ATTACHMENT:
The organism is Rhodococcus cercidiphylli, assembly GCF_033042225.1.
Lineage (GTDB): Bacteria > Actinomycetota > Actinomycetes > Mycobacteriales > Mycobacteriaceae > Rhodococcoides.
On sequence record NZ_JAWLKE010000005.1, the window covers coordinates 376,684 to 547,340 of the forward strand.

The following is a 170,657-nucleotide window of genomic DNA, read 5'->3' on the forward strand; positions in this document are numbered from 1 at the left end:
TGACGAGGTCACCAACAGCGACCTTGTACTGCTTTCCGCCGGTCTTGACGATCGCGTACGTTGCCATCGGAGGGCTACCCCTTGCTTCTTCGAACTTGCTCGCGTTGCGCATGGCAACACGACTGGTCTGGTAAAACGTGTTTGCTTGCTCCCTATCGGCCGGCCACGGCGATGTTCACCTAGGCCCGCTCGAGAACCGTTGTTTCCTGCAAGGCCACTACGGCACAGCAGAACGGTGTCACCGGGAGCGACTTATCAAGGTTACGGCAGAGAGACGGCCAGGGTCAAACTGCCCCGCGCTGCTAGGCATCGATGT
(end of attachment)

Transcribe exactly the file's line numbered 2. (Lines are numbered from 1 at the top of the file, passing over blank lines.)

Lineage (GTDB): Bacteria > Actinomycetota > Actinomycetes > Mycobacteriales > Mycobacteriaceae > Rhodococcoides.